November 29, 2016

Confess Your Sins

Incorporated in the worship service of a local congregation was a video montage of the large staff confessing their sins as church leaders. “We are here to say we have failed and we have been wrong and we ask your forgiveness.” They confessed being cold, slothful and not diligent in the study of God’s Word, or hearing the Word of God. “We have not honored the Spirit of God; we’ve had little of the mind of Christ; and we courted honor from men, not Christ.” I’ve never seen nor heard of such a confession and I’m trying to wrap my head around not only the confession, but the manner of presentation. James said, “Therefore confess your sins to each other and pray for each other so that you may be healed. The prayer of a righteous man is powerful and effective” (James 5:16 NIV).

1 comment:

Steve Corey said...


-----Confession is a thing of reason as much as a thing of spirit. It is obvious we all do wrong stuff. So, to do our part in maintaining righteousness, we simply speak that truth about the wrong we do.
-----To whom must we confess? I’ve seen people drug before the church to make a shameful show of confession. I suppose if what was done somehow affected the entire church directly, then that should be done. And some amount of incentive for making repentance as full as possible does accrue from all those other folks knowing. Moreover, if all those folks hearing the confession were holy in actual righteousness rather than just holy in being continually forgiven of their own ongoing hog wallows while merely viewed by the Lord as being righteous, then much purpose would certainly come from such public confession. But I honestly don’t think the general mass of people not directly affected by the sin being confessed have righteous enough behavior to properly handle such valuables as that confession. In speaking the truth to one another we must confess the fact that we are not actually righteous through and through. We all have many fibers of unrighteousness yet woven into our fabric. For the general listener, the confession of that fact is affective in that it is acknowledgment of a spiritual reality. “’Let God be true though every man be false,’ (Rom 3:4) and I am man, therefore I am false too,” covers all the details those outside the effects of your sin need to know.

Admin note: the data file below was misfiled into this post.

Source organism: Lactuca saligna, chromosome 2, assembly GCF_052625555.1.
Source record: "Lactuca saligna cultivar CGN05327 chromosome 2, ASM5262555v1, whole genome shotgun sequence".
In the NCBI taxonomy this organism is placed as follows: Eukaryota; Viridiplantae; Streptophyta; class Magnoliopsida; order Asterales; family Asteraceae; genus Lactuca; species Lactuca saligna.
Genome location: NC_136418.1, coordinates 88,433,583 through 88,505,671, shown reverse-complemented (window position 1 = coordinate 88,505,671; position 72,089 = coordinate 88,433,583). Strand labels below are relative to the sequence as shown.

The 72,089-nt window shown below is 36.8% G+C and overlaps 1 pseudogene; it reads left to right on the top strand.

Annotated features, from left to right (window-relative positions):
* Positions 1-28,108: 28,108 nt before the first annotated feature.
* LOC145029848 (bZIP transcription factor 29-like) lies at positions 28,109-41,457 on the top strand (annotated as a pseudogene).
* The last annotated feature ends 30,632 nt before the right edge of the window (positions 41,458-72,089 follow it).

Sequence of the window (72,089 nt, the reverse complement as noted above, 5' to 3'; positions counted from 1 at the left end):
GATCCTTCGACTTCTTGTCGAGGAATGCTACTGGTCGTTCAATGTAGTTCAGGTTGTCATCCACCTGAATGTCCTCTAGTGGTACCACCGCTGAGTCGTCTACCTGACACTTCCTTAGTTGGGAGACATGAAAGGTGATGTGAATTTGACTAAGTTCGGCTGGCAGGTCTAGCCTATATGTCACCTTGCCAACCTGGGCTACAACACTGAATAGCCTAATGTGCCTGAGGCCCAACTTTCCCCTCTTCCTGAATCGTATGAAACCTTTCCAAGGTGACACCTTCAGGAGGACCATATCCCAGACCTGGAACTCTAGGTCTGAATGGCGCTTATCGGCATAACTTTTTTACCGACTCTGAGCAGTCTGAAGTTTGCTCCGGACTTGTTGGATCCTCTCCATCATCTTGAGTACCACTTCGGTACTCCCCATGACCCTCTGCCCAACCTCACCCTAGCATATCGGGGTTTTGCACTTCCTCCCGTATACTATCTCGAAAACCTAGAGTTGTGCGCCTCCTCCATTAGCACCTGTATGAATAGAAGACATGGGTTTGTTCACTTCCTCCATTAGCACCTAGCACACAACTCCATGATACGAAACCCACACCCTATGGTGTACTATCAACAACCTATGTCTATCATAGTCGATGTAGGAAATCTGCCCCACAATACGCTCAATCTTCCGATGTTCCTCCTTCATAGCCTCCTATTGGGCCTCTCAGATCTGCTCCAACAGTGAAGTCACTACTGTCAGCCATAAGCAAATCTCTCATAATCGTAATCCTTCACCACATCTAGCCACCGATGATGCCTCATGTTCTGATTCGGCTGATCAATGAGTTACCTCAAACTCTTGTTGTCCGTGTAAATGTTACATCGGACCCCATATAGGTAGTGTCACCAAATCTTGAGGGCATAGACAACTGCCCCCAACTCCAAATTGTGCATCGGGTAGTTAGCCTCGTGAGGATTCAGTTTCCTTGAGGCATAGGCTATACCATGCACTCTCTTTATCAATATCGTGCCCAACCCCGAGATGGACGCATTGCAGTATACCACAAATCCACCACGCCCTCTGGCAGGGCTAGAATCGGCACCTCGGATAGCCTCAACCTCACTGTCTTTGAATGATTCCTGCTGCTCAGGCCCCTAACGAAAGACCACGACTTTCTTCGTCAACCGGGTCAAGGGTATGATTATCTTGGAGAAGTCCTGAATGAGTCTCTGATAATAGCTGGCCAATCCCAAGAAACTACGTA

-----It is to those who are directly affected that truth needs spoken in detail. Confession is neither a production nor a show. It is focused truth. It is like the needle of a sewing machine combining the thread of repentance from the doer’s spool with the thread of forgiveness from the victim’s bobbin to stitch up a little tear in a relationship. When Char sews my trousers, she doesn’t pass my entire clothes closet through the sewing machine. Nor does she run the sewing machine across every square inch of my torn trousers. She focuses the needle upon the tear and stitches it up tight enough to withstand further stresses, because sewing is a thing of focused truth. Its detail belongs to the tear. Its effect hangs the trousers back in the closet, rescuing them from the trash can. And that’s enough detail for the rest of the clothes in the closet.

Love you all,
Steve Corey